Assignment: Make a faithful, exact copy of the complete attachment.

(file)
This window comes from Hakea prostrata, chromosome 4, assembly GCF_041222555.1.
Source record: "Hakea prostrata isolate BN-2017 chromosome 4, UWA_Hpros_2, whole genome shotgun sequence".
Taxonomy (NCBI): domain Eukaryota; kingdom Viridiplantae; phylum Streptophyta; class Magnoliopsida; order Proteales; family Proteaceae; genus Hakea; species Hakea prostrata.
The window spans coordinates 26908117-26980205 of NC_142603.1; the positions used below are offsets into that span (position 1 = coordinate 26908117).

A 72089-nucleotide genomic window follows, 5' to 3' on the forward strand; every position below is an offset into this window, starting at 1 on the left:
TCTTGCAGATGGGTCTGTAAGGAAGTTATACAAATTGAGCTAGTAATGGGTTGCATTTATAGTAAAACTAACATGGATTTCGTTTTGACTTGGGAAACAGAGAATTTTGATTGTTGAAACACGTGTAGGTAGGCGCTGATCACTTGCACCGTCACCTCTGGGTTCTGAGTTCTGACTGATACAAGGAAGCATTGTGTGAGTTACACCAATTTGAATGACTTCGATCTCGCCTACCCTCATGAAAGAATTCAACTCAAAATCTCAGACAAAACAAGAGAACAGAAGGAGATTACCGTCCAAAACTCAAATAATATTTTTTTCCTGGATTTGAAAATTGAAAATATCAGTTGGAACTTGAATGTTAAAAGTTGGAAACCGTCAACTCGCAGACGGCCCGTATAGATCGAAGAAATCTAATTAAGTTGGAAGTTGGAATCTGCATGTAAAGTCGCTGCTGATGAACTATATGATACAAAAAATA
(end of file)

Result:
This window comes from Hakea prostrata, chromosome 4, assembly GCF_041222555.1.
Source record: "Hakea prostrata isolate BN-2017 chromosome 4, UWA_Hpros_2, whole genome shotgun sequence".
Taxonomy (NCBI): domain Eukaryota; kingdom Viridiplantae; phylum Streptophyta; class Magnoliopsida; order Proteales; family Proteaceae; genus Hakea; species Hakea prostrata.
The window spans coordinates 26908117-26980205 of NC_142603.1; the positions used below are offsets into that span (position 1 = coordinate 26908117).

A 72089-nucleotide genomic window follows, 5' to 3' on the forward strand; every position below is an offset into this window, starting at 1 on the left:
TCTTGCAGATGGGTCTGTAAGGAAGTTATACAAATTGAGCTAGTAATGGGTTGCATTTATAGTAAAACTAACATGGATTTCGTTTTGACTTGGGAAACAGAGAATTTTGATTGTTGAAACACGTGTAGGTAGGCGCTGATCACTTGCACCGTCACCTCTGGGTTCTGAGTTCTGACTGATACAAGGAAGCATTGTGTGAGTTACACCAATTTGAATGACTTCGATCTCGCCTACCCTCATGAAAGAATTCAACTCAAAATCTCAGACAAAACAAGAGAACAGAAGGAGATTACCGTCCAAAACTCAAATAATATTTTTTTCCTGGATTTGAAAATTGAAAATATCAGTTGGAACTTGAATGTTAAAAGTTGGAAACCGTCAACTCGCAGACGGCCCGTATAGATCGAAGAAATCTAATTAAGTTGGAAGTTGGAATCTGCATGTAAAGTCGCTGCTGATGAACTATATGATACAAAAAATA